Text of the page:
The Polluters: The Making of Our Chemically Altered Environment (Hardback)
  • The Polluters: The Making of Our Chemically Altered Environment (Hardback)

The Polluters: The Making of Our Chemically Altered Environment (Hardback)

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Hardback 240 Pages / Published: 23/09/2010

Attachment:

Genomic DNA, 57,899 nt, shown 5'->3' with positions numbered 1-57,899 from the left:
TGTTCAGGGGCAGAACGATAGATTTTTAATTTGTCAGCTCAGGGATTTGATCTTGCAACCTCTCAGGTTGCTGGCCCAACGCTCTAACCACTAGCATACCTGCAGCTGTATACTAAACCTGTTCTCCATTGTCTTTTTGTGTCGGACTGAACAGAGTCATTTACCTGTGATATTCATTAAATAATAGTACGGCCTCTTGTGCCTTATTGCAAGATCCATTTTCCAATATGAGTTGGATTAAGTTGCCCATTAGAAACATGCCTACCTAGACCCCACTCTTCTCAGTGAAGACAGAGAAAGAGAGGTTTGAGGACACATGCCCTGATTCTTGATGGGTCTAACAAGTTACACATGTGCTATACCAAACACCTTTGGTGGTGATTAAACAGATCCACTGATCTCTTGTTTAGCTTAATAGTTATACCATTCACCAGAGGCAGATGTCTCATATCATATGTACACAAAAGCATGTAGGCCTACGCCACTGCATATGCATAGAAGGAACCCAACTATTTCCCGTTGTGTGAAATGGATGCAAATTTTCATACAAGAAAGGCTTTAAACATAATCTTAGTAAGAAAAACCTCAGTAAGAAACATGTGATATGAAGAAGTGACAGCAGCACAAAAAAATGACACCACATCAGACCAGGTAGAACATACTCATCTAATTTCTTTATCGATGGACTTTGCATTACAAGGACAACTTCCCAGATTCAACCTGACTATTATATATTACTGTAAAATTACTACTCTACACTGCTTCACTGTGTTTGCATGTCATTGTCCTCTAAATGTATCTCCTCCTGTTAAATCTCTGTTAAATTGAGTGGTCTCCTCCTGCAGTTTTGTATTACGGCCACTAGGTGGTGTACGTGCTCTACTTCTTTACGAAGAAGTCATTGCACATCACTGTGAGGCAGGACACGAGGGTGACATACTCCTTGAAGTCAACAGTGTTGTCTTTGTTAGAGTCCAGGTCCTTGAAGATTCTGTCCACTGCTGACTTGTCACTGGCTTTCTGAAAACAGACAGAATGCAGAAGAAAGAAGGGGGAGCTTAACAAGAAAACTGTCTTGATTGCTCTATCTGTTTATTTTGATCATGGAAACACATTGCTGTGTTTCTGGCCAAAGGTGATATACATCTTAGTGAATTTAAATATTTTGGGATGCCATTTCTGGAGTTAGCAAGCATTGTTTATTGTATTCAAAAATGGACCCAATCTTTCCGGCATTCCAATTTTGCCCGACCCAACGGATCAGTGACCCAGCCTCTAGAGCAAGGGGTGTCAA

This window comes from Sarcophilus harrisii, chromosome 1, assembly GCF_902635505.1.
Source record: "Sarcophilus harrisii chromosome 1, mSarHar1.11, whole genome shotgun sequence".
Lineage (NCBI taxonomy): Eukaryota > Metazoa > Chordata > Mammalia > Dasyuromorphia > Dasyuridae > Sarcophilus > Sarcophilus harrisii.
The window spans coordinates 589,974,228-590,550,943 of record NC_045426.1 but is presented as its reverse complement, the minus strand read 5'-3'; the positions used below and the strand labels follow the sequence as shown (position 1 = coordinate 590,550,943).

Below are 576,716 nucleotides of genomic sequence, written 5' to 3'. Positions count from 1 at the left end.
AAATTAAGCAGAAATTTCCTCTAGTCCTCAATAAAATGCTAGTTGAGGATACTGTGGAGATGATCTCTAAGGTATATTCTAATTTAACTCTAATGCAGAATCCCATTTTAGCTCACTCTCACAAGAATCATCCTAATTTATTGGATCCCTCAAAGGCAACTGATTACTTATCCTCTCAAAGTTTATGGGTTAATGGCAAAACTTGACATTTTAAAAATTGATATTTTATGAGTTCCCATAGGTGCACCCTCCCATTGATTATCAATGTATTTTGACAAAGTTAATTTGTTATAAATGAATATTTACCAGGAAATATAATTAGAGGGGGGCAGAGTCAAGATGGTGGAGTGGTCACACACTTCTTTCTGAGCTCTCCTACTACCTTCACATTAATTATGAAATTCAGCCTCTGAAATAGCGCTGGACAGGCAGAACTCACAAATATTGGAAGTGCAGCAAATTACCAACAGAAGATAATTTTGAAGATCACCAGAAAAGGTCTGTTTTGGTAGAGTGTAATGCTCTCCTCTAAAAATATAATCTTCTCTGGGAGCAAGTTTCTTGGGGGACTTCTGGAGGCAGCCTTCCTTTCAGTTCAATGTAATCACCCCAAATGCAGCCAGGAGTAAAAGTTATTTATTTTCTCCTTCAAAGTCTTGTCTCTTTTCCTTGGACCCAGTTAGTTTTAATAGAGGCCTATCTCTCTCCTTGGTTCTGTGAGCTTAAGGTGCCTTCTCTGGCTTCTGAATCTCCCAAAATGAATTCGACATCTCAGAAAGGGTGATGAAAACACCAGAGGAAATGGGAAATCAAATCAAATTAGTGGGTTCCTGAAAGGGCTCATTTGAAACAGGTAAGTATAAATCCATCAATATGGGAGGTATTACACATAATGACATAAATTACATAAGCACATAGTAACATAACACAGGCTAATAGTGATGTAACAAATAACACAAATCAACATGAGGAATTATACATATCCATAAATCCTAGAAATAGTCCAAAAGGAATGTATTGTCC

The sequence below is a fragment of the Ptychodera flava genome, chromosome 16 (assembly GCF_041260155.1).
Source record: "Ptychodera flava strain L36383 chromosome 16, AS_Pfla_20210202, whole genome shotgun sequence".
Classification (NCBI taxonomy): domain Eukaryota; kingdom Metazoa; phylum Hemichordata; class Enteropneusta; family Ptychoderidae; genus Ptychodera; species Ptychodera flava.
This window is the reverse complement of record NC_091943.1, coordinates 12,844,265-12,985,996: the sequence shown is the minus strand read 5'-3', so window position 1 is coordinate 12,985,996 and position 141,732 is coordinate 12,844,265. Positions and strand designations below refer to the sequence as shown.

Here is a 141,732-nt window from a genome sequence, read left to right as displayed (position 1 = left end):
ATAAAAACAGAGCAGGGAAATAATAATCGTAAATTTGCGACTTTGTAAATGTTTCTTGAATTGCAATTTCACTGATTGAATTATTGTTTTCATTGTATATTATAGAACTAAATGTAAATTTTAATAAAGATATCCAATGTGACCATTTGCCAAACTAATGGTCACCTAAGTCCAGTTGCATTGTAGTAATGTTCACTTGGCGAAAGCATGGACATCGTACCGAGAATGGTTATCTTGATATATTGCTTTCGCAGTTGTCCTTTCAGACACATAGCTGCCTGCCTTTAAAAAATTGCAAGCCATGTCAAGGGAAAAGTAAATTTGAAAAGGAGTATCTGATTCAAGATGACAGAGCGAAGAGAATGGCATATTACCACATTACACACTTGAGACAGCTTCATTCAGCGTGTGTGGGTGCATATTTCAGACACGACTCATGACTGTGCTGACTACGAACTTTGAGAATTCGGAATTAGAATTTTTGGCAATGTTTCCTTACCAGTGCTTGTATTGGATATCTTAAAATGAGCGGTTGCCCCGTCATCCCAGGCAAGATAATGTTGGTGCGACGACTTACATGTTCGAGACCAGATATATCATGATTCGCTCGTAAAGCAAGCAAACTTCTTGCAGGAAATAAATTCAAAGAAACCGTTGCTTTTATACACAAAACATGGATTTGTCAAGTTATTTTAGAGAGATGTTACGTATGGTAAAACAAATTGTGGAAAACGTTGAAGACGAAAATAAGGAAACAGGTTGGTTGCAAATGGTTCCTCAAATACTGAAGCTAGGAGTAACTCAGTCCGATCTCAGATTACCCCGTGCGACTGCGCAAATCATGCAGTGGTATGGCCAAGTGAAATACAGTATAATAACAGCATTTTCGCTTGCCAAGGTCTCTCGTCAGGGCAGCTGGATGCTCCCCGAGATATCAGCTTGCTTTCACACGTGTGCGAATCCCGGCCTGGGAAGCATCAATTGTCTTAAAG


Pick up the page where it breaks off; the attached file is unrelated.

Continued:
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Focusing on the years before and directly following World War II, Dr. Benjamin Ross and Steven Amter tell the story of how the chemical industry, abetted by a compliant government, set loose a plague of pollution that lasted until the mid-1970s and lingers, to some extent, today. In that era, the advent of new synthetic chemical products such as Nylon and DDT created new hazards just as the expansion and mechanization of industry exacerbated old ones. Environmental dangers well-known today-smog, pesticides, lead, chlorinated solvents, asbestos, and even global warming-were already recognized by chemists, engineers, doctors, and business managers. A few of them spoke out about these dangers, others overlooked scientific truth in pursuit of wealth and prestige, and many struggled to find a balance between the interests of industry and the needs of the wider world. By the mid-twentieth century, the chemical industry understood that it needed to curb its pollution. But federal government regulation, the only mechanism by which effective control could have been accomplished, faced implacable hostility from the industry. Driven by the twin forces of pecuniary interest and ideological hostility to governmental control, it exercised its considerable political and economic power to block oversight. Discovery of new environmental problems was discouraged, and research that might find them was starved of funds. When dangers did emerge, well-paid advocates concocted grounds for doubt. If a crisis exploded into public view, money and influence were deployed to steer investigations toward reassuring conclusions. The Polluters provides a panoramic view of intertwined political and scientific struggles in which the apparatus of science was harnessed to the pursuit of political victory rather then objective truth. The Chemical industry lobbied congress, suppressed unwelcome research, co-opted experts, and, on occasion, simply bribed scientists. Eventually the political and bureaucratic institutions created by the industry to fight off governmental oversight took on a life of their own and constructed adequate environmental controls.